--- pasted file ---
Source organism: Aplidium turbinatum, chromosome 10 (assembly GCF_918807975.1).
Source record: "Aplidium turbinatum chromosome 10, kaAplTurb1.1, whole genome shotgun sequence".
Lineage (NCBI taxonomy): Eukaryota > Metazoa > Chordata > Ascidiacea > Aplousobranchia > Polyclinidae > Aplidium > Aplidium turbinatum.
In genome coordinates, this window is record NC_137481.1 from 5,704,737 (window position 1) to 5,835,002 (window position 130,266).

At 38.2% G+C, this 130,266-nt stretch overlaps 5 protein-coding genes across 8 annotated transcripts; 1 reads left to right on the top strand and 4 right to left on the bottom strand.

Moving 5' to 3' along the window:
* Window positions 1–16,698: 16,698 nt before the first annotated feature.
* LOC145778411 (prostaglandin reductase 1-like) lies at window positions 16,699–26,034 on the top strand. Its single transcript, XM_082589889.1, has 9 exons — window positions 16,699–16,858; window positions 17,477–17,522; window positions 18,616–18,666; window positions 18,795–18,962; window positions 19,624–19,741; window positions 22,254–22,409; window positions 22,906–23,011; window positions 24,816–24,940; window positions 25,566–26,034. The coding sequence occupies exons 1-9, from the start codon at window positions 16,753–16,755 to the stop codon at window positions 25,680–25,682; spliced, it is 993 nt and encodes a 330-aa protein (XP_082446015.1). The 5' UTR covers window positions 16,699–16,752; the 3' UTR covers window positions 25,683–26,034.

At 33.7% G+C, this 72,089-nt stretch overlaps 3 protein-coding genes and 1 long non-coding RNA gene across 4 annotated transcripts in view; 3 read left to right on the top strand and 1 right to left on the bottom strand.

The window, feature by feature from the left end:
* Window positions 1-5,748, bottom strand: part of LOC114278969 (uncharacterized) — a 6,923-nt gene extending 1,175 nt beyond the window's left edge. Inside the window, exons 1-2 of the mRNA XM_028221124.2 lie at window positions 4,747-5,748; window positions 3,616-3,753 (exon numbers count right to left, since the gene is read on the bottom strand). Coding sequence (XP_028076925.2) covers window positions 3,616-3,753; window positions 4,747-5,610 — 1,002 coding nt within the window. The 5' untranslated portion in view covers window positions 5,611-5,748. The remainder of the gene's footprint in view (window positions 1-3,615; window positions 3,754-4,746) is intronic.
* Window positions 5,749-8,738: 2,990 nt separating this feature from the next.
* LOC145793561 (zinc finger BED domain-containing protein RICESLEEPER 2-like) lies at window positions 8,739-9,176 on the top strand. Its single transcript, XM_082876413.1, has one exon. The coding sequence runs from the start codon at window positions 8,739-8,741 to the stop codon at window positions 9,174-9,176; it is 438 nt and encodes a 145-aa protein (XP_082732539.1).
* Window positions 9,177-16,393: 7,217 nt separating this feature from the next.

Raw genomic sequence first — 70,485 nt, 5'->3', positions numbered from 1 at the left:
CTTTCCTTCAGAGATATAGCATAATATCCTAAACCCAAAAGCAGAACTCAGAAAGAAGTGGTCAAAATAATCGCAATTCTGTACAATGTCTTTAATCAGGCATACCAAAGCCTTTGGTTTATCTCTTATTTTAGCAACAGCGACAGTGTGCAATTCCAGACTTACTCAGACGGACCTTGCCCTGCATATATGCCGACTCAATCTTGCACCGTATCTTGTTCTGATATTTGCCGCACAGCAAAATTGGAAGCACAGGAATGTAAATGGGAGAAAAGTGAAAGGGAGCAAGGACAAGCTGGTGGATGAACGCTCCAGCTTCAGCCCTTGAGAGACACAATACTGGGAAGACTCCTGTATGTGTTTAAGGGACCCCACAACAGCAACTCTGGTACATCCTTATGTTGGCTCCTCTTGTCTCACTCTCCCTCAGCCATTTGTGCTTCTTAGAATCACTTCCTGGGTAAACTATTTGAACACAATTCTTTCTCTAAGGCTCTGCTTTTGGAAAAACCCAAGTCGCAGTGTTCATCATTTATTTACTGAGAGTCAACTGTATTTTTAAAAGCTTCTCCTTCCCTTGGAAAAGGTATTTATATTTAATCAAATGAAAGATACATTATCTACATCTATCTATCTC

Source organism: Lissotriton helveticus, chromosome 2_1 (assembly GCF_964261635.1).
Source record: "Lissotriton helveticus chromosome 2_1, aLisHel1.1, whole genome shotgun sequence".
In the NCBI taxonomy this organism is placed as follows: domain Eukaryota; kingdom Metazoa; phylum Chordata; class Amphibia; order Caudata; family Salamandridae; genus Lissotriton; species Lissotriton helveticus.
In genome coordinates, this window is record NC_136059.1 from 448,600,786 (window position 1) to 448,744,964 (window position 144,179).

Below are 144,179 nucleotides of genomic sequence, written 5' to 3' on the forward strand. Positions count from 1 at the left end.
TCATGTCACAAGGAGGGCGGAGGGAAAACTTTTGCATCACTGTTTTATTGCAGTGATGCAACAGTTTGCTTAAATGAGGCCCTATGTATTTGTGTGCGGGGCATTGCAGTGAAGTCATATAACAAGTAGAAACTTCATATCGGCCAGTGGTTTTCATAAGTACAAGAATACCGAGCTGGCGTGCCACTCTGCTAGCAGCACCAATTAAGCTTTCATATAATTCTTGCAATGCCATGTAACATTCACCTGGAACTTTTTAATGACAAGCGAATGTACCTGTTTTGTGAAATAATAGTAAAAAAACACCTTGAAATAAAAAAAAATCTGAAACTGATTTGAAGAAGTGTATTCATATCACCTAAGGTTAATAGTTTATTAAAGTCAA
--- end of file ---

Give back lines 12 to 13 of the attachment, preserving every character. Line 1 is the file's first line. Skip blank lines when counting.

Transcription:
* Window positions 5,749-8,738: 2,990 nt separating this feature from the next.
* LOC145793561 (zinc finger BED domain-containing protein RICESLEEPER 2-like) lies at window positions 8,739-9,176 on the top strand. Its single transcript, XM_082876413.1, has one exon. The coding sequence runs from the start codon at window positions 8,739-8,741 to the stop codon at window positions 9,174-9,176; it is 438 nt and encodes a 145-aa protein (XP_082732539.1).